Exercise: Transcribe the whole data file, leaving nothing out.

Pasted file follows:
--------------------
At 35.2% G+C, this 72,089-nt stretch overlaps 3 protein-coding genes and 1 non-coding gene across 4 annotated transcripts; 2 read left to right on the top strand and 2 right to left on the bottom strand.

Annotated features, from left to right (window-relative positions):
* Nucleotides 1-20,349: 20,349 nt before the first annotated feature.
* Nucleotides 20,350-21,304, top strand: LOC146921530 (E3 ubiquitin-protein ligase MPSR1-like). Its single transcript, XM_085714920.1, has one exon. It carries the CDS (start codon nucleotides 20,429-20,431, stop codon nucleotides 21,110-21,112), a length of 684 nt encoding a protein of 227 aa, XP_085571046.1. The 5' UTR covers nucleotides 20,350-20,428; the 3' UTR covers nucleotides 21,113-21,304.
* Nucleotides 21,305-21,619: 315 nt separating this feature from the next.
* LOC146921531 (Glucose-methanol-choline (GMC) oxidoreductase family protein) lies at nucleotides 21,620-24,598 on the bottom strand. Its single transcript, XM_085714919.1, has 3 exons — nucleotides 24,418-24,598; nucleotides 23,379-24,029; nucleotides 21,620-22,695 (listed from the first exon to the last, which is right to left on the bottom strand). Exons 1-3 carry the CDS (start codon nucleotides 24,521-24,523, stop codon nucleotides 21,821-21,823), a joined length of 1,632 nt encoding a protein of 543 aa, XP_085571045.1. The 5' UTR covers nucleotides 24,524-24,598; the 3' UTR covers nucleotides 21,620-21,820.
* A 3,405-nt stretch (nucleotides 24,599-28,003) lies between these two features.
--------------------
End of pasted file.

At 35.2% G+C, this 72,089-nt stretch overlaps 3 protein-coding genes and 1 non-coding gene across 4 annotated transcripts; 2 read left to right on the top strand and 2 right to left on the bottom strand.

Annotated features, from left to right (window-relative positions):
* Nucleotides 1-20,349: 20,349 nt before the first annotated feature.
* Nucleotides 20,350-21,304, top strand: LOC146921530 (E3 ubiquitin-protein ligase MPSR1-like). Its single transcript, XM_085714920.1, has one exon. It carries the CDS (start codon nucleotides 20,429-20,431, stop codon nucleotides 21,110-21,112), a length of 684 nt encoding a protein of 227 aa, XP_085571046.1. The 5' UTR covers nucleotides 20,350-20,428; the 3' UTR covers nucleotides 21,113-21,304.
* Nucleotides 21,305-21,619: 315 nt separating this feature from the next.
* LOC146921531 (Glucose-methanol-choline (GMC) oxidoreductase family protein) lies at nucleotides 21,620-24,598 on the bottom strand. Its single transcript, XM_085714919.1, has 3 exons — nucleotides 24,418-24,598; nucleotides 23,379-24,029; nucleotides 21,620-22,695 (listed from the first exon to the last, which is right to left on the bottom strand). Exons 1-3 carry the CDS (start codon nucleotides 24,521-24,523, stop codon nucleotides 21,821-21,823), a joined length of 1,632 nt encoding a protein of 543 aa, XP_085571045.1. The 5' UTR covers nucleotides 24,524-24,598; the 3' UTR covers nucleotides 21,620-21,820.
* A 3,405-nt stretch (nucleotides 24,599-28,003) lies between these two features.